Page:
Local authorities are looking for cheaper and more energy-efficient alternatives to shoddy buildings, and HR should look to tie in change programmes, experts have said.
Local Authority Office Accommodation: A Determination of Change, a survey of 86 local authorities by property agent DTZ, found 90% said they had portfolios of buildings that were more than two decades old, with two in five saying their buildings were in either poor or very poor condition.
However, 43% reported significant renovations over the past five years, while two-thirds said they were in the process of refurbishment or consolidation. And almost all the authorities who had made no significant changes in the last five years had plans for renovations, renewal or relocation in the next 24 months.
James Grierson, director of corporate consulting for DTZ, said council HR directors would be foolish not to implement change programmes along with the physical changes.
"HR directors need to relate property changes to wider concepts that many are likely already discussing around flexible working and workplace improvements," said Grierson. "They need to see them as corporate change programmes, which have a considerable amount of potential."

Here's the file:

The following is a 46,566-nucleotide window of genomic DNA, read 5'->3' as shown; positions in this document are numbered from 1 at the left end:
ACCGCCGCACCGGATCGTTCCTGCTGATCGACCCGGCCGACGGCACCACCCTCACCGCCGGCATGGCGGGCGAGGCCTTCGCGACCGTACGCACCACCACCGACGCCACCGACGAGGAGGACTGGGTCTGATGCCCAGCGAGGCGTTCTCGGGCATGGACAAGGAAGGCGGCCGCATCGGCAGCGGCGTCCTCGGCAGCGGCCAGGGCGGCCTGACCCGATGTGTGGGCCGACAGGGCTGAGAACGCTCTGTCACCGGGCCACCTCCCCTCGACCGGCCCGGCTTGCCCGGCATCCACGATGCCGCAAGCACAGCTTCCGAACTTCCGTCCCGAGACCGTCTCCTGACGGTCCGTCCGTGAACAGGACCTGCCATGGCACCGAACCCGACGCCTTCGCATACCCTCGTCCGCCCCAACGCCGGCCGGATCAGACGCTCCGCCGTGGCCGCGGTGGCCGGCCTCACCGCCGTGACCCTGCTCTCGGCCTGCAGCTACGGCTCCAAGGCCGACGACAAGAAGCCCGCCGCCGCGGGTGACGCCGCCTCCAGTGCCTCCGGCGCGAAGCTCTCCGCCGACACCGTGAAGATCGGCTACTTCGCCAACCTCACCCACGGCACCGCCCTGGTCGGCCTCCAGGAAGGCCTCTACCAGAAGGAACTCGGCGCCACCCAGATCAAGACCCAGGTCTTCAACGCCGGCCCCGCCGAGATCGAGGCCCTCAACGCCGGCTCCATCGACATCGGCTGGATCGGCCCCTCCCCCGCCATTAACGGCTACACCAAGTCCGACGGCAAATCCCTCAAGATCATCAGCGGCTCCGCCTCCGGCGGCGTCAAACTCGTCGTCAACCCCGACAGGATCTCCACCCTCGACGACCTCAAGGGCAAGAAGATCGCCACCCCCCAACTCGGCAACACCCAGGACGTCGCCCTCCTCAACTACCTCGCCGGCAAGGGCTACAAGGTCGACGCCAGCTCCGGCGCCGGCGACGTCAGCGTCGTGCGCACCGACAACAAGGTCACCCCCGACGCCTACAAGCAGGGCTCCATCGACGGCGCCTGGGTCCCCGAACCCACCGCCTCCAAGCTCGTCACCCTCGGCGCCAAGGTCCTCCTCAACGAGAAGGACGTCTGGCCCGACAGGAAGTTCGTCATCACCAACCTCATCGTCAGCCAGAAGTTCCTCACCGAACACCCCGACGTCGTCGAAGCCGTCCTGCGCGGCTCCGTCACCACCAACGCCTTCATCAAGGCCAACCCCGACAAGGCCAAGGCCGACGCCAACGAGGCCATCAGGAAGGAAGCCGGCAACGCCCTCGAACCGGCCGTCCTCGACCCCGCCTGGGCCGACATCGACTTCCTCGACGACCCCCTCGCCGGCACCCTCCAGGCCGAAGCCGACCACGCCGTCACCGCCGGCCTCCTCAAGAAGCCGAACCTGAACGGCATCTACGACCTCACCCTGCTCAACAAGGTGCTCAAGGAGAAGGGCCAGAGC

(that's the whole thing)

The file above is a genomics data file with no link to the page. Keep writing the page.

"Their projects could go terribly wrong if they are seen too narrowly as just property changes. If HR doesn't integrate fully with other changes, in this case with the physical workplace, they run the risk of failing to deliver on the true potential of their employees.
Of the local authorities who felt their property was in good condition, three-fifths had conducted a major programme of refurbishment or consolidation in the last five years.
The main reasons for change were operational efficiency and cost reduction, while issues relating to headcount were said to be of little importance.